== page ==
Earlier this month, a federal appellate court ruled in an employment law case involving a military service member who claimed he received a lower signing bonus than he was entitled to receive upon his return from deployment. The case presented the court with the opportunity to discuss two employment law concepts that are important to those considering a New York employment discrimination case.
The plaintiff was an employee of FedEx, and he was also a member of the U.S. Air Force Reserves. The plaintiff was enrolled in a training program to become a first officer, which would make him a pay grade MD-11. However, prior to beginning the program, he was mobilized for active duty in the U.S. Air Force. The plaintiff returned to work about three months later.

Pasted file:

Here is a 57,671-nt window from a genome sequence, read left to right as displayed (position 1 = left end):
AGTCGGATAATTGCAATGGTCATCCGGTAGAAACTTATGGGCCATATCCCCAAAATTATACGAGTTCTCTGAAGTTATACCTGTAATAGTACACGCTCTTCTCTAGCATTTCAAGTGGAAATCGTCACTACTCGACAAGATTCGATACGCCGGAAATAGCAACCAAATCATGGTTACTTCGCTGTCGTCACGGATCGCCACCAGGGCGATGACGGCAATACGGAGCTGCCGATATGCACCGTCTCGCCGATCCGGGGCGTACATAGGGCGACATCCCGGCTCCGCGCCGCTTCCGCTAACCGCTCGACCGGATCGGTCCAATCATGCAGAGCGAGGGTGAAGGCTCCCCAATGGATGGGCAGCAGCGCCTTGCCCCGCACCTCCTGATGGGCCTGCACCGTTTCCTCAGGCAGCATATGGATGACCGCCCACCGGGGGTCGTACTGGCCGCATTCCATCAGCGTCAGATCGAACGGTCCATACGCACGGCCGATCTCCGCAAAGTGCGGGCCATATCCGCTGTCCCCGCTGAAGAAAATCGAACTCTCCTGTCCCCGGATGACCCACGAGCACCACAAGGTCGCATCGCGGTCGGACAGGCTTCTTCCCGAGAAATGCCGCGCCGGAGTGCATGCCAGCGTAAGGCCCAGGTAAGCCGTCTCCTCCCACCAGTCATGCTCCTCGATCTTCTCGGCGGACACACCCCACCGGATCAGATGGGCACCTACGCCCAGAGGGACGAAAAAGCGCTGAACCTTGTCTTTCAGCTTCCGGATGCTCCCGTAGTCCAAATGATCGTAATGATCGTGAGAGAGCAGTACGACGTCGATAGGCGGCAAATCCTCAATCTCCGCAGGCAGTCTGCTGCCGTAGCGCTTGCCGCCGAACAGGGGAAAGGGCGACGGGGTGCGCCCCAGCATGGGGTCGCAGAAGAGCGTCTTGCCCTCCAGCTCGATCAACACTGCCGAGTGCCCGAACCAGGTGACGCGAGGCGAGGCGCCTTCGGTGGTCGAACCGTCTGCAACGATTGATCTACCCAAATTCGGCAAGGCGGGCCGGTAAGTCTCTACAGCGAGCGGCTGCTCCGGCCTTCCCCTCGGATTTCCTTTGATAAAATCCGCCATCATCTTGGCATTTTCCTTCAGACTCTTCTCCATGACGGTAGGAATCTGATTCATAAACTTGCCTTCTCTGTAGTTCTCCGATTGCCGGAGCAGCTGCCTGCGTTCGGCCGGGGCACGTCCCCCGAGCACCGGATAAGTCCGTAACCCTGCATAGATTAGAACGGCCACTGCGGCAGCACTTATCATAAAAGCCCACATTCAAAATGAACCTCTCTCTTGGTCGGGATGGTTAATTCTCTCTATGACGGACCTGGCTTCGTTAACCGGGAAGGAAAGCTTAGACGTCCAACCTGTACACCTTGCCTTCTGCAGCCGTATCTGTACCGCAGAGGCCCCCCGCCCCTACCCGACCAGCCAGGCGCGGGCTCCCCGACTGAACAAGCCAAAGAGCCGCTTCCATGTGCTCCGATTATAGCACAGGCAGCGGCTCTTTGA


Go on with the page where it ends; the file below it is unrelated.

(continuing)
While the plaintiff was away, FedEx had implemented a signing bonus program for eligible employees. The bonus was for either $7,400 or $17,700, depending on the employee’s pay grade. The plaintiff was provided a $7,400 bonus because, at the time, he had not obtained his MD-11 grade. Had he been an MD-11, he would have received a $17,700 bonus.